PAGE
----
To reduce routine computed tomographic angiography for thoracic aortic injury assessment in level II blunt trauma patients using three mediastinal signs on the initial chest radiograph: a preliminary report.
Emerg Radiol. 2018 Aug;25(4):387-391. doi: 10.1007/s10140-018-1596-9. Epub 2018 Mar 13.
Harris JH Jr1,2, Harris WH3, Jain S4, Ferguson AY5, Hill DA6, Trahan AM5.
PURPOSE: CTA is routinely ordered on level II blunt thoraco-abdominally injured patients for assessment of injury to the thoracic aorta. The vast majority of such assessments are negative. The question being asked is, Does the accurate interpretation of the three mediastinal signs permit reliable determination of which patients need CTA for aortic assessment? The purpose of this investigation was to evaluate the role of three specifically selected mediastinal anatomic signs on the initial supine chest radiograph (CXR) of adult level II blunt thoraco-abdominally injured patients for the presence or absence of a mediastinal hematoma. The presence of a mediastinal hematoma is typically used as an indicator for computed tomographic angiography (CTA). The three mediastinal signs are the right para-tracheal stripe (RPTS), left para-spinal line (LPSL), and the left apical extra-pleural area (LAPA).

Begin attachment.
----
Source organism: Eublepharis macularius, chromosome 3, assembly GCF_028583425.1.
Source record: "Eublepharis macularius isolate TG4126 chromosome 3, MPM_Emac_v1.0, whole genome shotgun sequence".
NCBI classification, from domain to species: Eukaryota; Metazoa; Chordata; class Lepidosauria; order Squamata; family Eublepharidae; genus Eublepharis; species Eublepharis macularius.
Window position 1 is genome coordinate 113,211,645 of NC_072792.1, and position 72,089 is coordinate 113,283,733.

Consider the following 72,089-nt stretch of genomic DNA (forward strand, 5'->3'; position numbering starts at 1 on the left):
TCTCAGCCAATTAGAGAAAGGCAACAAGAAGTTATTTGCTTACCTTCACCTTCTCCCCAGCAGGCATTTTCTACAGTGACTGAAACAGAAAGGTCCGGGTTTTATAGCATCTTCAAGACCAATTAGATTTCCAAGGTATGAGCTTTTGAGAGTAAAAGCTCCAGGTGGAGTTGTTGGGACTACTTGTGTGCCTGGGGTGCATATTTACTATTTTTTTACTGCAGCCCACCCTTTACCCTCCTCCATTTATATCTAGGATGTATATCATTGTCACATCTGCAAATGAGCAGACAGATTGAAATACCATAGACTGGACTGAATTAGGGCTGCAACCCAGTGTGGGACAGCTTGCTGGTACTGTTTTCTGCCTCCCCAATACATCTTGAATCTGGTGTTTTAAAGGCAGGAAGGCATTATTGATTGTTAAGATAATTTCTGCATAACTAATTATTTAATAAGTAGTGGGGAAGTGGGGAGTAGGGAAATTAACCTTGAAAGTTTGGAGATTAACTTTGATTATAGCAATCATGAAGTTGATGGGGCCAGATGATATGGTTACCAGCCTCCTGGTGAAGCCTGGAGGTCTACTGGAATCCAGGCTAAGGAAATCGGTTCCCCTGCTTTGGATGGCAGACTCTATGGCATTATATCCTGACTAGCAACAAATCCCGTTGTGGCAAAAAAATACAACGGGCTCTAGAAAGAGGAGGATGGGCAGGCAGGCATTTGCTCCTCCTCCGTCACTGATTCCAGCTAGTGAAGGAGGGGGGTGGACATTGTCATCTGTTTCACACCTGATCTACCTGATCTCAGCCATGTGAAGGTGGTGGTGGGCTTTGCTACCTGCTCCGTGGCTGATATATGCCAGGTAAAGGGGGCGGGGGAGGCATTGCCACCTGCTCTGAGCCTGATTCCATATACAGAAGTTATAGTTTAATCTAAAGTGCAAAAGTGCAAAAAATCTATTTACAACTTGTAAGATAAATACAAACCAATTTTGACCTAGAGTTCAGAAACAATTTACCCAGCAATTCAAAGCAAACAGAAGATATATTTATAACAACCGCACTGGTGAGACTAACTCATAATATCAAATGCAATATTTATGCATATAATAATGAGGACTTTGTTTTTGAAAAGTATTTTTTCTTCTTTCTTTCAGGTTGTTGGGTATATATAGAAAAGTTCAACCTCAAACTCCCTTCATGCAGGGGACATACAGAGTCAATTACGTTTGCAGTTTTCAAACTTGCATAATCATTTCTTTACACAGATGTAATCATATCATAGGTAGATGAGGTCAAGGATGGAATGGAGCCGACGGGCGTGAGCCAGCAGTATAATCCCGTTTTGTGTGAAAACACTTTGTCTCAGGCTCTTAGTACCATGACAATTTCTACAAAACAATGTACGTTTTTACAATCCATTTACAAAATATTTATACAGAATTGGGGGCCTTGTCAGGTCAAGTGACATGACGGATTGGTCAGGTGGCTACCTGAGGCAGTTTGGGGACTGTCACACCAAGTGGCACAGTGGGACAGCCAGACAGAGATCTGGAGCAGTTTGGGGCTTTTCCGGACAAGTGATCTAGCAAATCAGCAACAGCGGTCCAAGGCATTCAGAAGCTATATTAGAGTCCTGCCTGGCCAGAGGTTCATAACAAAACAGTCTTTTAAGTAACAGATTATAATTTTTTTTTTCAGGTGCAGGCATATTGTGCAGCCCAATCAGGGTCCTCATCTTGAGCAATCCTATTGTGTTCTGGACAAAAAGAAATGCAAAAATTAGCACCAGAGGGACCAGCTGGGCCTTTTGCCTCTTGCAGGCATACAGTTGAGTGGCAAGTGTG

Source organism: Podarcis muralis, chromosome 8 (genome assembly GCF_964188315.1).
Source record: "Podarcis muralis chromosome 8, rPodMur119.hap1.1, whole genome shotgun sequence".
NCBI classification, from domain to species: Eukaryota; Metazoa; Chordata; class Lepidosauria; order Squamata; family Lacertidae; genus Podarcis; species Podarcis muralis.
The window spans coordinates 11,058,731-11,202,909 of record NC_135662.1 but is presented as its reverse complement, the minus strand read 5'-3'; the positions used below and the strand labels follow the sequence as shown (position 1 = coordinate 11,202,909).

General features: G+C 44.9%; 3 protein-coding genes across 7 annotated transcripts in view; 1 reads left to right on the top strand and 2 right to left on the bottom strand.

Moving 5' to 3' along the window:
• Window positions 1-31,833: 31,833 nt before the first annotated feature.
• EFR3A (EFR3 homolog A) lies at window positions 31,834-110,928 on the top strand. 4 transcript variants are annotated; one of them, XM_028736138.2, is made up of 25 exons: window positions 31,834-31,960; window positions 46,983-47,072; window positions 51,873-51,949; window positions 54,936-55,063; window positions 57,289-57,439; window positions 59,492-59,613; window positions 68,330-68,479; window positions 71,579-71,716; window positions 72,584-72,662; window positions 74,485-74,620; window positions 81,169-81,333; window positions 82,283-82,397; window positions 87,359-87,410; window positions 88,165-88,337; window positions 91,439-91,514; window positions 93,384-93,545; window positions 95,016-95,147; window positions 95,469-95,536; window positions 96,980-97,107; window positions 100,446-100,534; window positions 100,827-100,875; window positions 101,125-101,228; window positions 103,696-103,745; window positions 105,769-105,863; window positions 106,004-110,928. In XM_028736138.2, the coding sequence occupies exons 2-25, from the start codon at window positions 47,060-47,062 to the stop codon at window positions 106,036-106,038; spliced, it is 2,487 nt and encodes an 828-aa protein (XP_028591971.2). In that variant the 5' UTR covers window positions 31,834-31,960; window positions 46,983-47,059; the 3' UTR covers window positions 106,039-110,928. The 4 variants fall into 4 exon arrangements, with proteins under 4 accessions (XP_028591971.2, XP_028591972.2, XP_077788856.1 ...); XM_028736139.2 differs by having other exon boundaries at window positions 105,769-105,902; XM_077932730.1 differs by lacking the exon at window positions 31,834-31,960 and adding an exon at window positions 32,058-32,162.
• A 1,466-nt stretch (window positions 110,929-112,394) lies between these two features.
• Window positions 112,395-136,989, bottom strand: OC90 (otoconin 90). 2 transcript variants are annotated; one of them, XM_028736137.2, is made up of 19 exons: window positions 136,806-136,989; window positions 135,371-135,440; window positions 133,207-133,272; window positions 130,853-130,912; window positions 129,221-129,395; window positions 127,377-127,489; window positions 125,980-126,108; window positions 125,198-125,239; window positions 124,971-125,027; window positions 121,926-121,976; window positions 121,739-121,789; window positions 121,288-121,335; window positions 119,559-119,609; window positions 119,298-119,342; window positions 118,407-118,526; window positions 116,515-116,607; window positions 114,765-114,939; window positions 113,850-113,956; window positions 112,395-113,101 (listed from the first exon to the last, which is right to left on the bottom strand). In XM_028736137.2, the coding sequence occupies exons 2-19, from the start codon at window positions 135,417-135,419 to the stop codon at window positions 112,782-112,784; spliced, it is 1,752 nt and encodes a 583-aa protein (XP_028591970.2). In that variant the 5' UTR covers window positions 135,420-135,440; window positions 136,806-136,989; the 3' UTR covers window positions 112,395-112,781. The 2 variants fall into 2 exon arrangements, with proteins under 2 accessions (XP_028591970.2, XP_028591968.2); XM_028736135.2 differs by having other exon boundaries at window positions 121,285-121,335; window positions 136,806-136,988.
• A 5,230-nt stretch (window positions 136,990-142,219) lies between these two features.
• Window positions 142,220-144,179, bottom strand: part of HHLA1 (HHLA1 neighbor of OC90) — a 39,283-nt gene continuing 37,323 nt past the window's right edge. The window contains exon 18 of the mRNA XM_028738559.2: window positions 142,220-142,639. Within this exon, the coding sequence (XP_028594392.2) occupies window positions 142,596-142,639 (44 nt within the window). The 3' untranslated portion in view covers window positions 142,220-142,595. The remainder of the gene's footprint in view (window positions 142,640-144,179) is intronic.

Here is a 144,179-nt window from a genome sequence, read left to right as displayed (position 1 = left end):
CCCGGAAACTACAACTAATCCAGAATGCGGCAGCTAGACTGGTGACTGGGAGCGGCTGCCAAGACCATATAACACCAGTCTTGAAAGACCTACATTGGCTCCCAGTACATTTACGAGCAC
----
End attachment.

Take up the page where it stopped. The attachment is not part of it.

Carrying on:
MATERIALS AND METHODS: The patient triage designation (level II trauma) was made by the attending physician at the time of admission. The initial CXR image and the CTA report of the 197 adult blunt level II thoraco-abdominally injured patients obtained on the day of admission were compared. The CXR of each of the 197 patients was independently assessed by each of four observers specifically for the status of the three mediastinal signs. Each observer was blinded to the CTA report until after the status of the three mediastinal sign evaluation had been determined. Two or three of the mediastinal signs being positive were required to determine that the CXR was positive for a mediastinal hematoma.
RESULTS: Two or three of the selected mediastinal signs were normal in 192 (97.5%) patients. None of these patients had either a mediastinal hematoma or a major aortic injury on CTA. In each of the remaining five (2.5%) patients, two or three of the mediastinal signs were abnormal. Each of these patients had a mediastinal hematoma and a major thoracic aortic injury on CTA.
CONCLUSIONS: This preliminary study suggests that the accurate interpretation of the three specifically selected mediastinal signs on the initial supine CXR of adult level II blunt thoraco-abdominally injured patients could reduce the need for routine CTA for thoracic aortic injury assessment, and requires verification by an additional study.